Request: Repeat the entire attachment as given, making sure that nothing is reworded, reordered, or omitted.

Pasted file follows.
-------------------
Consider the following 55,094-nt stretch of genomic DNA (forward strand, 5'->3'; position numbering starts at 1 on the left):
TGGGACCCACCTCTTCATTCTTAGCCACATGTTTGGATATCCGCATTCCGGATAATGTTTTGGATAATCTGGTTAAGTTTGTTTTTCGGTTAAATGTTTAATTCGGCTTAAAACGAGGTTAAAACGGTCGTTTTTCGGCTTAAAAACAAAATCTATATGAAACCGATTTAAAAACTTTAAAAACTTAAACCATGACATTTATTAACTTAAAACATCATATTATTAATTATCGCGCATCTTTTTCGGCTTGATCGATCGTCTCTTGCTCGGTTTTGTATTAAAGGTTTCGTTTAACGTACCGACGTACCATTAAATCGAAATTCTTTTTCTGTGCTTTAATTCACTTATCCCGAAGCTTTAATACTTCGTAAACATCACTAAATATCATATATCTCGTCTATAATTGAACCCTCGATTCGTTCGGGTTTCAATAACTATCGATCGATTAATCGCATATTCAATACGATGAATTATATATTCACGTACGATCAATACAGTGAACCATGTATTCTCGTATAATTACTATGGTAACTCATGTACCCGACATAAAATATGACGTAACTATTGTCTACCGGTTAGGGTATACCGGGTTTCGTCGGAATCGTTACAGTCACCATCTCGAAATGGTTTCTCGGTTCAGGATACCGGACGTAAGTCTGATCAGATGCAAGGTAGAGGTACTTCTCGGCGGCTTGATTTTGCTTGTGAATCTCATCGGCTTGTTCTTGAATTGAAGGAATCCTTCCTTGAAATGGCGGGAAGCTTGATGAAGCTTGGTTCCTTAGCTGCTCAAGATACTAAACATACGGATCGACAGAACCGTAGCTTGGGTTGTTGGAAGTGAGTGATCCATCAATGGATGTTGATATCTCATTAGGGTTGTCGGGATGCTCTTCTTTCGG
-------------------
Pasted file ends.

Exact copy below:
Consider the following 55,094-nt stretch of genomic DNA (forward strand, 5'->3'; position numbering starts at 1 on the left):
TGGGACCCACCTCTTCATTCTTAGCCACATGTTTGGATATCCGCATTCCGGATAATGTTTTGGATAATCTGGTTAAGTTTGTTTTTCGGTTAAATGTTTAATTCGGCTTAAAACGAGGTTAAAACGGTCGTTTTTCGGCTTAAAAACAAAATCTATATGAAACCGATTTAAAAACTTTAAAAACTTAAACCATGACATTTATTAACTTAAAACATCATATTATTAATTATCGCGCATCTTTTTCGGCTTGATCGATCGTCTCTTGCTCGGTTTTGTATTAAAGGTTTCGTTTAACGTACCGACGTACCATTAAATCGAAATTCTTTTTCTGTGCTTTAATTCACTTATCCCGAAGCTTTAATACTTCGTAAACATCACTAAATATCATATATCTCGTCTATAATTGAACCCTCGATTCGTTCGGGTTTCAATAACTATCGATCGATTAATCGCATATTCAATACGATGAATTATATATTCACGTACGATCAATACAGTGAACCATGTATTCTCGTATAATTACTATGGTAACTCATGTACCCGACATAAAATATGACGTAACTATTGTCTACCGGTTAGGGTATACCGGGTTTCGTCGGAATCGTTACAGTCACCATCTCGAAATGGTTTCTCGGTTCAGGATACCGGACGTAAGTCTGATCAGATGCAAGGTAGAGGTACTTCTCGGCGGCTTGATTTTGCTTGTGAATCTCATCGGCTTGTTCTTGAATTGAAGGAATCCTTCCTTGAAATGGCGGGAAGCTTGATGAAGCTTGGTTCCTTAGCTGCTCAAGATACTAAACATACGGATCGACAGAACCGTAGCTTGGGTTGTTGGAAGTGAGTGATCCATCAATGGATGTTGATATCTCATTAGGGTTGTCGGGATGCTCTTCTTTCGG